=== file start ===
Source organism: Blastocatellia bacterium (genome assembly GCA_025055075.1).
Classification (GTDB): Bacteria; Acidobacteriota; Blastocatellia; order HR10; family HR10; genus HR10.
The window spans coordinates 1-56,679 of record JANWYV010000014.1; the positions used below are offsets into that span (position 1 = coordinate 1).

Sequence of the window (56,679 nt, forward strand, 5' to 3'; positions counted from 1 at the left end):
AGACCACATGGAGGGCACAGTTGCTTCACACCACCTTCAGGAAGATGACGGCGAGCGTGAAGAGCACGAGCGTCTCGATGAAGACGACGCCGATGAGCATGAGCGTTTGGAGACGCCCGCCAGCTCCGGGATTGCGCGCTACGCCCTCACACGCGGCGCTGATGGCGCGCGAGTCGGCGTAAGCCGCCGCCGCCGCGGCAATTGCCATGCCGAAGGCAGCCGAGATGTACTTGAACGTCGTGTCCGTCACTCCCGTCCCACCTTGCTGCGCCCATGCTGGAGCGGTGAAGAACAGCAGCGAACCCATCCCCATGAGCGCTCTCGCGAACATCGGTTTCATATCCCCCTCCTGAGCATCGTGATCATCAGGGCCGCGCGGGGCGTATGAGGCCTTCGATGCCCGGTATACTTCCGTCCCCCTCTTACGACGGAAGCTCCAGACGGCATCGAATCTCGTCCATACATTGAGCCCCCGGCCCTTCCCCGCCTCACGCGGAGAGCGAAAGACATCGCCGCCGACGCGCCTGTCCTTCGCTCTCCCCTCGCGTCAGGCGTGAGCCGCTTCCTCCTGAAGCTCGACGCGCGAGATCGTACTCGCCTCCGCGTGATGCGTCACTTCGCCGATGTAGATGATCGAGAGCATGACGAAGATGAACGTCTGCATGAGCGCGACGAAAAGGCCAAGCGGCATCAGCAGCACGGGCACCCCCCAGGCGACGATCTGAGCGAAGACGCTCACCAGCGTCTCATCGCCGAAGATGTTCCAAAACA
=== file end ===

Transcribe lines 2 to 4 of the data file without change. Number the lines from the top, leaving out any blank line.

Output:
Classification (GTDB): Bacteria; Acidobacteriota; Blastocatellia; order HR10; family HR10; genus HR10.
The window spans coordinates 1-56,679 of record JANWYV010000014.1; the positions used below are offsets into that span (position 1 = coordinate 1).

Sequence of the window (56,679 nt, forward strand, 5' to 3'; positions counted from 1 at the left end):